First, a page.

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Weekly Wire: the Global Forum

Kalliope Kokolis's picture

These are some of the views and reports relevant to our readers that caught our attention this week.

The Guardian
Youth unemployment: can mobile technology improve employability?

“Attention in the development sector has shifted sharply towards two areas over the past couple of years: youth and employment. While the huge increase in some countries' 15-24 year old population offers an opportunity for catalysing change and bringing in fresh ideas and new energy, many are grappling with the challenge of providing young people with meaningful work opportunities and concerned about the growing number of youth who are disillusioned about their futures.

The ILO reported that 74.8 million youth between 15 and 24 years were unemployed in 2011, an increase of more than 4 million since 2007. Globally, the youth unemployment rate is almost 13%, and youth are nearly three times as likely as adults to be unemployed. In some countries there are no jobs. In others, there is a skills mismatch and with some quality soft and hard skills training and support, young people could be ready for existing, unfilled jobs.”  READ MORE

Development Gateway
Why International Development is like Fantasy Football

“I am Stephen Davenport and this year I took a stab at fantasy football, which is like other fantasy sports (FIFA Soccer, Baseball, etc.), where you select individual players using statistics and form virtual teams that compete each week against other virtual teams in a pseudo league. It's for sports fanatics.

I was always skeptical on how "fun" that would be given that I played football myself in high school and am naturally hesitant to use pure statistics to predict winners and losers in competitive sports. Even so, I set up a league, read up on the rules, asked around and enlisted 7-8 of my college friends to join my league. As the "commissioner" I held unlimited power. We had a blast, I got crushed.” READ MORE

Is corporate social responsibility profitable for companies?

“In 2011, Harvard Business School Professor Michael Porter – the king of business gurus – put forward a radical proposition to global corporations.

“Businesses must reconnect company success with social progress,” he wrote in the Harvard Business Review. “Shared value is not social responsibility, philanthropy, or even sustainability, but a new way to achieve economic success. It is not on the margin of what companies do but at the center.”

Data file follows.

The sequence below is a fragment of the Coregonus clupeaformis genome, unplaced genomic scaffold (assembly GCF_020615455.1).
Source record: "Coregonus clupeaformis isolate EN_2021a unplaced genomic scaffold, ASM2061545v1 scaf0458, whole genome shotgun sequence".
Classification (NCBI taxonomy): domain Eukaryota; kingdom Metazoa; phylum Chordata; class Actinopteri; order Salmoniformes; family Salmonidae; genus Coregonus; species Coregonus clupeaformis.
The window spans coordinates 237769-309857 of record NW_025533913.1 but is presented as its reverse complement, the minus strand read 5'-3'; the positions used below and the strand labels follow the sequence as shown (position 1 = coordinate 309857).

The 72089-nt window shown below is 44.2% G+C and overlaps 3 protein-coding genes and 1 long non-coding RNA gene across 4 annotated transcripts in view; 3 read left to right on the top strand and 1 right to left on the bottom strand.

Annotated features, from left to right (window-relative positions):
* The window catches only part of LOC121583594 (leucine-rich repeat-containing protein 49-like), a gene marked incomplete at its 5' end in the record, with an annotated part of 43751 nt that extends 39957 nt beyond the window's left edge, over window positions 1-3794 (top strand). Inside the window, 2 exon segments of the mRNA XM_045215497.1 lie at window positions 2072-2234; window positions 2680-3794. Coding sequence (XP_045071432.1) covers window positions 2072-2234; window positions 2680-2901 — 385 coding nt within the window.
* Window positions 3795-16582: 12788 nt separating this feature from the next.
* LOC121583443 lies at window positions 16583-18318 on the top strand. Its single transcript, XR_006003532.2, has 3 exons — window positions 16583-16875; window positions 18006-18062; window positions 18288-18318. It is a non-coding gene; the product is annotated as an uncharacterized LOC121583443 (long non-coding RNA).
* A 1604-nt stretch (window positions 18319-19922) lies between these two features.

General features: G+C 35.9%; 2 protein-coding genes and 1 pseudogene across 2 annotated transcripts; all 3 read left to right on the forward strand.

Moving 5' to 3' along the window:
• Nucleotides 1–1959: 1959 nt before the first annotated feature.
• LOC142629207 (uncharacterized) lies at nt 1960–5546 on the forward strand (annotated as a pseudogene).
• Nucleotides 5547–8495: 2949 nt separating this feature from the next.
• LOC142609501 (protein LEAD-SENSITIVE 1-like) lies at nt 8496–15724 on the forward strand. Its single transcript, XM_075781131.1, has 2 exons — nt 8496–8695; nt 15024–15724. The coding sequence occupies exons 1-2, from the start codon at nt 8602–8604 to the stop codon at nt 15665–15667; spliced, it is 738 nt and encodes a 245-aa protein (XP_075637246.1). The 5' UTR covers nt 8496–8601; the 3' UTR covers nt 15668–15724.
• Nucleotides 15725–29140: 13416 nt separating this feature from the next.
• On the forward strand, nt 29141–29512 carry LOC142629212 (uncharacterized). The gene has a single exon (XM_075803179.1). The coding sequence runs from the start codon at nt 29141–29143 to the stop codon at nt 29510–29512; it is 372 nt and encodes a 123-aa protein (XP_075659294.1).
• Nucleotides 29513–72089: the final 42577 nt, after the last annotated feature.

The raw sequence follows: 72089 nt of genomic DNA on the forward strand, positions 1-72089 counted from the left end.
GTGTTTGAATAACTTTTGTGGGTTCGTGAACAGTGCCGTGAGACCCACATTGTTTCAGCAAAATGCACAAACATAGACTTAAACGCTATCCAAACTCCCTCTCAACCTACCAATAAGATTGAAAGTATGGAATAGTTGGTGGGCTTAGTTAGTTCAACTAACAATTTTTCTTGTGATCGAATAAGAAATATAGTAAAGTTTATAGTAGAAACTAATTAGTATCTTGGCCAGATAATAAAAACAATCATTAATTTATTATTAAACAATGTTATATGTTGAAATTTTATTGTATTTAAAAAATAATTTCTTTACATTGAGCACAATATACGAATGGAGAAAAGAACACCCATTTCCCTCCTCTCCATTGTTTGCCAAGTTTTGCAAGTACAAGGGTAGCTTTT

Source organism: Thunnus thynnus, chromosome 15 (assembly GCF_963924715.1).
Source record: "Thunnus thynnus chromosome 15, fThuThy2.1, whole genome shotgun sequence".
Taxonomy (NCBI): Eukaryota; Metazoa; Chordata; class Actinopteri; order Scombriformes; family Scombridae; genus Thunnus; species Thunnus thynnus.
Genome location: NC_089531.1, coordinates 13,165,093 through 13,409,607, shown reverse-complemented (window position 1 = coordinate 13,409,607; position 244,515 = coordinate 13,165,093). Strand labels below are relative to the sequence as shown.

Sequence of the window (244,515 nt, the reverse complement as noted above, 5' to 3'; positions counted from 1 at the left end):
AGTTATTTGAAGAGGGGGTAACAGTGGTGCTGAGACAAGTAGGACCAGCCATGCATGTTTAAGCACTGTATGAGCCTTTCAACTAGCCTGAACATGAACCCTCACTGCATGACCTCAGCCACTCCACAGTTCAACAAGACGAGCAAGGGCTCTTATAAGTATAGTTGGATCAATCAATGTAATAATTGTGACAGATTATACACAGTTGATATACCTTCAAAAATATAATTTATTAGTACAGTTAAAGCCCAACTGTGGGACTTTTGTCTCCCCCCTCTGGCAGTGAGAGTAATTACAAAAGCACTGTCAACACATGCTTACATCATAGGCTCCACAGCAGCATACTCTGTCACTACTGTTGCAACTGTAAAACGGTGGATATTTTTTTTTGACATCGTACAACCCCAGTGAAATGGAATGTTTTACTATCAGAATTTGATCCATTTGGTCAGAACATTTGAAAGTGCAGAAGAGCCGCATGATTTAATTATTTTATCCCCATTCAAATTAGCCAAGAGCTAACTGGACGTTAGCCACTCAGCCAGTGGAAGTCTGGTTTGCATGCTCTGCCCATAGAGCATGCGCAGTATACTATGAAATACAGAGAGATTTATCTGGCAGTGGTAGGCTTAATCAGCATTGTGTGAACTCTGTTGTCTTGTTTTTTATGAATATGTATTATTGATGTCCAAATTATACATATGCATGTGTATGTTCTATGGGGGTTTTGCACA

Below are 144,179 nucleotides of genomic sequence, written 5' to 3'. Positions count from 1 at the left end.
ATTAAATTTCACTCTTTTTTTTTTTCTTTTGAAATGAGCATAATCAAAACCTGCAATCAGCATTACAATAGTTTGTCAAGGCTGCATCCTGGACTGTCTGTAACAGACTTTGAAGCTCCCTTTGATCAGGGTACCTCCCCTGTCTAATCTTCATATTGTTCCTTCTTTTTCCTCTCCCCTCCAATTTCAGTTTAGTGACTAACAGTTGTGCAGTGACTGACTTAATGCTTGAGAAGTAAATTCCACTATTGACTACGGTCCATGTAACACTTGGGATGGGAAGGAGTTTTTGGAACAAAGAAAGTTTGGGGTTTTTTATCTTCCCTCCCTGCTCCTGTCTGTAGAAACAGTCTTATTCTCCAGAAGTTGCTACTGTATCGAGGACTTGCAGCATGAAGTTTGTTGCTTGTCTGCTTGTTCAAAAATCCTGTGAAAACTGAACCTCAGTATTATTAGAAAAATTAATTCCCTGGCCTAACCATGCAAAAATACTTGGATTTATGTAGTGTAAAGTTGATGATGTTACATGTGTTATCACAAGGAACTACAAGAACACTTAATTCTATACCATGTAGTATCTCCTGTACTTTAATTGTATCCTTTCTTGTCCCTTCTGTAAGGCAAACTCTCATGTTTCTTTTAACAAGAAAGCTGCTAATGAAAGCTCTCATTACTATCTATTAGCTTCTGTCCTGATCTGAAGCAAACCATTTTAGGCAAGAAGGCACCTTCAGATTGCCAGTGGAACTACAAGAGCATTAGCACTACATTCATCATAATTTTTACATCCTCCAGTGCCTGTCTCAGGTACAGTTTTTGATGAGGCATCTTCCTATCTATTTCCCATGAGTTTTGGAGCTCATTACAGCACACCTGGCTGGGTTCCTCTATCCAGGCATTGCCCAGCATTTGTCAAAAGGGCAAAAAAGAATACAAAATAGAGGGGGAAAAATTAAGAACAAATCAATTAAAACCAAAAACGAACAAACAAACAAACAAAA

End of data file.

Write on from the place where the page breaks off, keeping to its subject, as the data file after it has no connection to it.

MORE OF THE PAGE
“We believe that it can give rise to the next major transformation of business thinking,” he boldly pronounced.”  READ MORE

The Girl Effect
Social media for girls: The potential is explosive

“Social media is a powerful tool in today's world - it connects people across continents and has affected massive social and cultural change. I believe that for girls in particular, the potential it holds is explosive.

Working as a female entrepreneur in Nigeria, I've been able to see first-hand how using it smartly is one of the best ways to overcome communication barriers.  This week, I'll be at Social Media Week Lagos, discussing how social media has the power to change the lives of adolescent girls. As part of the ' Mobilize! Social Media For Social Change' event hosted by Girl Effect, I'll be debating how tools like Twitter, Facebook and YouTube have given Nigerian girls the opportunity to use social media to take part in the global development dialogue.”  READ MORE

The FCPA Blog
Author discusses future of global anti-graft enforcement

“Last week I had the pleasure of attending Global Financial Integrity’s panel discussion and book launch for Laurence Cockcroft’s Global Corruption: Money, Power, and Ethics in the Modern World.

The panel, which included my professor at Georgetown, Lester Myers, Michael Hershman of the Fairfax Group, Raymond Baker of GFI and Mr. Cockcroft, covered a range of topics. I cover here a few of the high points.

The purpose of my book is to look beneath the surface of global corruption.” READ MORE

Center for Global Development
Development Drums Episode 36: Accountability and Openness

“In this episode, Owen speaks with two guests: Rakesh Rajani, a Tanzanian civil society leader who currently leads Twaweza (meaning ‘we can make it happen’ in Swahili), and Martin Tisné, director of policy at Omidyar Network.

This is the first of three episodes of Development Drums which look at the relationship between effective and accountable states, active citizenship and development.”  READ MORE

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